Even with all of these regulations, pedestrian fatalities continue to occur. While all pedestrians are at risk, the National Highway Traffic Safety Administration5 finds that young boys between the ages of 5 and 9 are most likely to be involved in a pedestrian crash, while older people, though less likely to be hit, are more prone to suffer a fatality. The NHTSA also finds that speeding is a contributing factor in about one third of fatal crashes, and alcohol is involved in approximately 40%. With an estimated 70,000 pedestrians killed yearly worldwide in motor vehicle collisions, the importance of firm laws, proper signage, and careful attention is clear.
Perhaps the greatest defense against pedestrian collisions is caution from both motorists and pedestrians alike. Pedestrian crossing signage, usually a yellow pentagon- or diamond-shaped sign with two figures walking, can warn drivers on approach to areas with heavy foot traffic. Zebra crossings and standing signs advising drivers to yield also serve this purpose. Additionally, pedestrians need to be mindful of crossing in the proper places. Jay-walking, or crossing outside of crosswalks, can be dangerous, as drivers are often unprepared for an unexpected pedestrianin the street.
Cities have always seen high levels of pedestrian collisions, and taking precautions with safety has been shown to successfully lower the number of fatalities and accidents. Showing respect and sharing the road are the easiest ways to lessen the danger that pedestrian traffic poses.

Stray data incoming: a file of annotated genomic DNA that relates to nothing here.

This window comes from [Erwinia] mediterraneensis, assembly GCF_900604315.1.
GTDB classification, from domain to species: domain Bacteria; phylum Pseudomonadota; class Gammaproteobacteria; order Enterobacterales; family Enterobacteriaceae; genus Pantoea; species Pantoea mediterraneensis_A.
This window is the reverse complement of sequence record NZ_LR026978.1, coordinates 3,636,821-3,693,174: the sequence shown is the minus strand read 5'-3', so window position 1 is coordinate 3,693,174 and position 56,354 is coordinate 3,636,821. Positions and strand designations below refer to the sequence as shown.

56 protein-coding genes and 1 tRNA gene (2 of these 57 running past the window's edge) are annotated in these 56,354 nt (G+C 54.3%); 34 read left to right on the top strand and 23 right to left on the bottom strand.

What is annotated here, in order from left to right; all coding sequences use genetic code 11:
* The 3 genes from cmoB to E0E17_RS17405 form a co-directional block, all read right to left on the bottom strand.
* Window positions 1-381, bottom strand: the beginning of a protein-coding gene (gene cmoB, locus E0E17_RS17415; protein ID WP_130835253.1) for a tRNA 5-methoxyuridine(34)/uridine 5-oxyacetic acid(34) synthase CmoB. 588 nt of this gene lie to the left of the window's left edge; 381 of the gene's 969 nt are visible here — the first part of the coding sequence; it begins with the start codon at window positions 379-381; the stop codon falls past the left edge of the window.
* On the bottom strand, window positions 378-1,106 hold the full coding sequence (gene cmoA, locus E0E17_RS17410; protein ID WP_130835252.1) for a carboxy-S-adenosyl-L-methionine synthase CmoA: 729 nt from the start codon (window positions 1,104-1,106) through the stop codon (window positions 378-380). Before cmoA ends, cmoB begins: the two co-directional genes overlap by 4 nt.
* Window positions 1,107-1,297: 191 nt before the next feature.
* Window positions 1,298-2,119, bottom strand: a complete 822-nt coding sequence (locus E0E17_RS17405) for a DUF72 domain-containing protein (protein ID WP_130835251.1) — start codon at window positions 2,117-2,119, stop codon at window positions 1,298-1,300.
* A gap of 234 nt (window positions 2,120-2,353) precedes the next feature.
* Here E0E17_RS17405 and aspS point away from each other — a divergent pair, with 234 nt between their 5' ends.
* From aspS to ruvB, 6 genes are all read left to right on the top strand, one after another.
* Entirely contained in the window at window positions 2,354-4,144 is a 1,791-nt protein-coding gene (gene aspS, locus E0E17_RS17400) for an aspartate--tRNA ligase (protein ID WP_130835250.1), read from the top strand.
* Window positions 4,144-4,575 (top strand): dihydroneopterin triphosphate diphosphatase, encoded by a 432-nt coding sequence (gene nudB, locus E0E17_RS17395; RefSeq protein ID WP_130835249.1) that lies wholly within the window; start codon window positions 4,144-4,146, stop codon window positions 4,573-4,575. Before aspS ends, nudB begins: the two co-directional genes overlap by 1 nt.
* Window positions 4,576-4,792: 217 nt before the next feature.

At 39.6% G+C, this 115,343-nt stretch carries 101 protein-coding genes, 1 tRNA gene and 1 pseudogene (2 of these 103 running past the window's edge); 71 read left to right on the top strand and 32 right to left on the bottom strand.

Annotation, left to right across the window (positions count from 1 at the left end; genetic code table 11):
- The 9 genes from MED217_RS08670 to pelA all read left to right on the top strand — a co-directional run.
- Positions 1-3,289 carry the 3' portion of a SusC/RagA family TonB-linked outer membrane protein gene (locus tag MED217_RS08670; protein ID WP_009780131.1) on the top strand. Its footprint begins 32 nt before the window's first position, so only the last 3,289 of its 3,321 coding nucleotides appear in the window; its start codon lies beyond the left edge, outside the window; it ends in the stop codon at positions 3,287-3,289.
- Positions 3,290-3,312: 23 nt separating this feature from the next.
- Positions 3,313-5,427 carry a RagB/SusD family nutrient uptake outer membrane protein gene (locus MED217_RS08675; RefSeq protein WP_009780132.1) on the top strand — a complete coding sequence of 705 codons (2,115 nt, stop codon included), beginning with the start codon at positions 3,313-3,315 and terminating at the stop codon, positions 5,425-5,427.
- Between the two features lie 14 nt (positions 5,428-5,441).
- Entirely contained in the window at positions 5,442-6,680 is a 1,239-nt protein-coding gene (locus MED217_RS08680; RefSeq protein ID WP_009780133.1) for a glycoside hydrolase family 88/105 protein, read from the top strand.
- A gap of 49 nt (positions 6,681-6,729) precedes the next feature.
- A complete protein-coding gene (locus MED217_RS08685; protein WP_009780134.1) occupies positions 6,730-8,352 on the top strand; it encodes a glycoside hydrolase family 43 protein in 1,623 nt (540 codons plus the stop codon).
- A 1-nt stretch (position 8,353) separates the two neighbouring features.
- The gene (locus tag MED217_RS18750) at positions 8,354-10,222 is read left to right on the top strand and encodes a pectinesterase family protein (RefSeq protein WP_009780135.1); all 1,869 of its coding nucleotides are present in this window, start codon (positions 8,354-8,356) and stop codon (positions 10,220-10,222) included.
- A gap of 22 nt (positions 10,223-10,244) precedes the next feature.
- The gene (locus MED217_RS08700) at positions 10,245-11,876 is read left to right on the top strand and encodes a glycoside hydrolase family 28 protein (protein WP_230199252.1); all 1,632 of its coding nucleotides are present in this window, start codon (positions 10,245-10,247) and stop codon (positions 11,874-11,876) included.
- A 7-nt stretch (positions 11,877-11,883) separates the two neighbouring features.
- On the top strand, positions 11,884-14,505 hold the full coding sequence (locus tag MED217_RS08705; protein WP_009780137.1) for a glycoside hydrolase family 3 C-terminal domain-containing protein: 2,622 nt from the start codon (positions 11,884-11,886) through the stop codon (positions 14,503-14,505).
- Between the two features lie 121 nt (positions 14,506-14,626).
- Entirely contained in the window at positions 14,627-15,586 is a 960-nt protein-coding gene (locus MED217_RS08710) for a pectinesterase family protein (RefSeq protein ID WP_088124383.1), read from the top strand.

Since the days of horse drawn chariots and through the changes in transportation, pedestrians have always competed for safe road space. Signs and markings help them achieve safer roads, but only as much as the people on the road pay attention to those around them.
1 US Department of Transportation: Federal Highway Administration, "Pedestrian Safety Guide and Countermeasure Selection System: Crash Statistics." Last modified 2004.Accessed June 18, 2012. http://www.walkinginfo.org/pedsafe/crashstats.cfm.
2 Ishaque, Muhammad M., and Robert B. Noland. Centre for Transport Studies, "Making Roads Safe For Pedestrians or Keeping Them Out of The Way: A Historical Perspective on Pedestrian Policies in Britain." Last modified 2005.Accessed June 18, 2012. http://www.cts.cv.ic.ac.uk/documents/poster/poster00845.pdf.
3 Jordan, Laura. The Connecticut General Assembly: Office of Legislative Research, "Traffic Regulations." Last modified January 31, 1997.Accessed June 18, 2012. http://www.cga.ct.gov/ps97/rpt/olr/htm/97-r-0173.htm.
4 Weingroff, Richard. US Department of Transportation: Federal Highway Administation, "Highway History." Last modified April 07, 2011.Accessed June 18, 2012. http://www.fhwa.dot.gov/infrastructure/walk.cfm.
5 Burnell, Tamiko. US Department of Transportation: Federal Highway Administation, "Pedestrian Safety- Report To Congress." Last modified August 2008.Accessed June 18, 2012. http://safety.fhwa.dot.gov/ped_bike/legis_guide/rpts_cngs/pedrpt_0808/chap_3.cfm.